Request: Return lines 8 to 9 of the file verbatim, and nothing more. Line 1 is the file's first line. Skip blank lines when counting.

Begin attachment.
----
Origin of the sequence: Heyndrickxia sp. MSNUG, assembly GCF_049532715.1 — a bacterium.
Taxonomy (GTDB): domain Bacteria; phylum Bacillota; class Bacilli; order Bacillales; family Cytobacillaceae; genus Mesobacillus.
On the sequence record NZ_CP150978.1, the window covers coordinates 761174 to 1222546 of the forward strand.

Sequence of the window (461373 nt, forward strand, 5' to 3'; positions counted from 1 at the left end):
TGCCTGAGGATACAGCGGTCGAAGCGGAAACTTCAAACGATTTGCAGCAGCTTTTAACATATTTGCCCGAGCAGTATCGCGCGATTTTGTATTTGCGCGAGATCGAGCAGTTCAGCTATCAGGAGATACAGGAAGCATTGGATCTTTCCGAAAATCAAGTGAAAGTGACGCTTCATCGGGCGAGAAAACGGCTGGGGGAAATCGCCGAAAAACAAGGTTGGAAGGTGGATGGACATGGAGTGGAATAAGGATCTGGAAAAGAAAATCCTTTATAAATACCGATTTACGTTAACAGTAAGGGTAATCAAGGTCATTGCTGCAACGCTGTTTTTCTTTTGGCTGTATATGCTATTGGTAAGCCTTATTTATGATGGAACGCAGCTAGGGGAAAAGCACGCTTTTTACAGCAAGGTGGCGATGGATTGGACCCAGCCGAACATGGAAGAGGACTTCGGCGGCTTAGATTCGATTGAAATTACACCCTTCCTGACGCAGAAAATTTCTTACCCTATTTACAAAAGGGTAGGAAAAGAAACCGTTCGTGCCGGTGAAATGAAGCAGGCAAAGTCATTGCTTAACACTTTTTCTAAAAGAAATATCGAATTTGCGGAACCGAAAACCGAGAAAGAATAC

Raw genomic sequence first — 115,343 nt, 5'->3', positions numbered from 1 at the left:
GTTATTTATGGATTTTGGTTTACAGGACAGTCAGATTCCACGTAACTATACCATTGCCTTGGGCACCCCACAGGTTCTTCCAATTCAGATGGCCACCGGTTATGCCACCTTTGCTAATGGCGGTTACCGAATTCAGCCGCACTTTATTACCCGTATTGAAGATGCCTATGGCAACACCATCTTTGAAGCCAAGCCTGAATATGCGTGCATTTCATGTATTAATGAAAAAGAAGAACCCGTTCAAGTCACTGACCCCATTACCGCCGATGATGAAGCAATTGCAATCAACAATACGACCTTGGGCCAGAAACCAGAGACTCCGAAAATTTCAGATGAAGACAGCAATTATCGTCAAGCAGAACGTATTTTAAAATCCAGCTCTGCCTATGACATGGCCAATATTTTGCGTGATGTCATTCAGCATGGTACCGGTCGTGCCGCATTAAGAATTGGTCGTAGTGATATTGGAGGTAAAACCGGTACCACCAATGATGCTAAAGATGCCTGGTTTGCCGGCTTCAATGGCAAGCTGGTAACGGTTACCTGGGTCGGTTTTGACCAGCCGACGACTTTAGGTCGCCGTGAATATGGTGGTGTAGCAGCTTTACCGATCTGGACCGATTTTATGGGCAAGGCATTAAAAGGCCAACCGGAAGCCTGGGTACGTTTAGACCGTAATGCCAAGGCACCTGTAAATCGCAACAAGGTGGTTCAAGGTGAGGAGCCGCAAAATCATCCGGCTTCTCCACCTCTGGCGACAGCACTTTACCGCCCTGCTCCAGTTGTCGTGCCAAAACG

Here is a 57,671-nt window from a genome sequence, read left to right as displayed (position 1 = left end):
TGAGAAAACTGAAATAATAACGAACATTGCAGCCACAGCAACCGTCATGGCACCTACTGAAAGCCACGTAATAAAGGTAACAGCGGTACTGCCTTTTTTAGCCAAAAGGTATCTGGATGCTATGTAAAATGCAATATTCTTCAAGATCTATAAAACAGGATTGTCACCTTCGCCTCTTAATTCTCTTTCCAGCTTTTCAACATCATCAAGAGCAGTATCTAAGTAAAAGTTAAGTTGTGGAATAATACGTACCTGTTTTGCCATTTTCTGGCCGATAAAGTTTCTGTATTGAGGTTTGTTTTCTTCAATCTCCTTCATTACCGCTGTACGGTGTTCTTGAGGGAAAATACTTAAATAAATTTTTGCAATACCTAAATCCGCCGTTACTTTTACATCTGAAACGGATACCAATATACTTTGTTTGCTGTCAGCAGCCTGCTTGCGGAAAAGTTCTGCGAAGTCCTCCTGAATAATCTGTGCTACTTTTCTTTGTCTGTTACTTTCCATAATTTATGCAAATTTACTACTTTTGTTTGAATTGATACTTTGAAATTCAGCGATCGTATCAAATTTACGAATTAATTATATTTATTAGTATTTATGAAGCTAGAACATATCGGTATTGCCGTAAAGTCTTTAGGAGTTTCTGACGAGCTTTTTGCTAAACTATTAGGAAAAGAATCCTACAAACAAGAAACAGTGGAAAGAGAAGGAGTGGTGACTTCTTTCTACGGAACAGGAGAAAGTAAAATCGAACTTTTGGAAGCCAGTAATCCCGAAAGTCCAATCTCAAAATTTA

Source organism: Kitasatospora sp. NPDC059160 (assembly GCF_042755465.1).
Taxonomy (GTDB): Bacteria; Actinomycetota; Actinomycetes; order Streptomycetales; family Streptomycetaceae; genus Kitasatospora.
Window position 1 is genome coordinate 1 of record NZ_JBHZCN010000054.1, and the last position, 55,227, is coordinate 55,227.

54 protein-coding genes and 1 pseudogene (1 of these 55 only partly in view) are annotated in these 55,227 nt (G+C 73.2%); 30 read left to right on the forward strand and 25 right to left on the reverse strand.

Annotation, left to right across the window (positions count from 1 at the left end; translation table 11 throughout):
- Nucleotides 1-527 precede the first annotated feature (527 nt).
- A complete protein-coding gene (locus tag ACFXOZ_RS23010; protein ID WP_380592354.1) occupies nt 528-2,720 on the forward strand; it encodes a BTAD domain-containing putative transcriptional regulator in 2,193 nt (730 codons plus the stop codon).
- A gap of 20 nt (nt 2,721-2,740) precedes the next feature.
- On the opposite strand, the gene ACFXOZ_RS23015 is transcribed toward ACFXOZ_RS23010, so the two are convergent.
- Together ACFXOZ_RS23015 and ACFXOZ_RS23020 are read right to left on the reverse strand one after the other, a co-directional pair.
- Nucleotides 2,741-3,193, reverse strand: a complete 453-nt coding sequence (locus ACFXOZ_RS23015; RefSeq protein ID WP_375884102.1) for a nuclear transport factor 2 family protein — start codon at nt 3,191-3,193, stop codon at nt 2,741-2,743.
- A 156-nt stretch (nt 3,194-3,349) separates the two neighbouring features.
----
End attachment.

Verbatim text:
Here is a 57,671-nt window from a genome sequence, read left to right as displayed (position 1 = left end):
TGAGAAAACTGAAATAATAACGAACATTGCAGCCACAGCAACCGTCATGGCACCTACTGAAAGCCACGTAATAAAGGTAACAGCGGTACTGCCTTTTTTAGCCAAAAGGTATCTGGATGCTATGTAAAATGCAATATTCTTCAAGATCTATAAAACAGGATTGTCACCTTCGCCTCTTAATTCTCTTTCCAGCTTTTCAACATCATCAAGAGCAGTATCTAAGTAAAAGTTAAGTTGTGGAATAATACGTACCTGTTTTGCCATTTTCTGGCCGATAAAGTTTCTGTATTGAGGTTTGTTTTCTTCAATCTCCTTCATTACCGCTGTACGGTGTTCTTGAGGGAAAATACTTAAATAAATTTTTGCAATACCTAAATCCGCCGTTACTTTTACATCTGAAACGGATACCAATATACTTTGTTTGCTGTCAGCAGCCTGCTTGCGGAAAAGTTCTGCGAAGTCCTCCTGAATAATCTGTGCTACTTTTCTTTGTCTGTTACTTTCCATAATTTATGCAAATTTACTACTTTTGTTTGAATTGATACTTTGAAATTCAGCGATCGTATCAAATTTACGAATTAATTATATTTATTAGTATTTATGAAGCTAGAACATATCGGTATTGCCGTAAAGTCTTTAGGAGTTTCTGACGAGCTTTTTGCTAAACTATTAGGAAAAGAATCCTACAAACAAGAAACAGTGGAAAGAGAAGGAGTGGTGACTTCTTTCTACGGAACAGGAGAAAGTAAAATCGAACTTTTGGAAGCCAGTAATCCCGAAAGTCCAATCTCAAAATTTA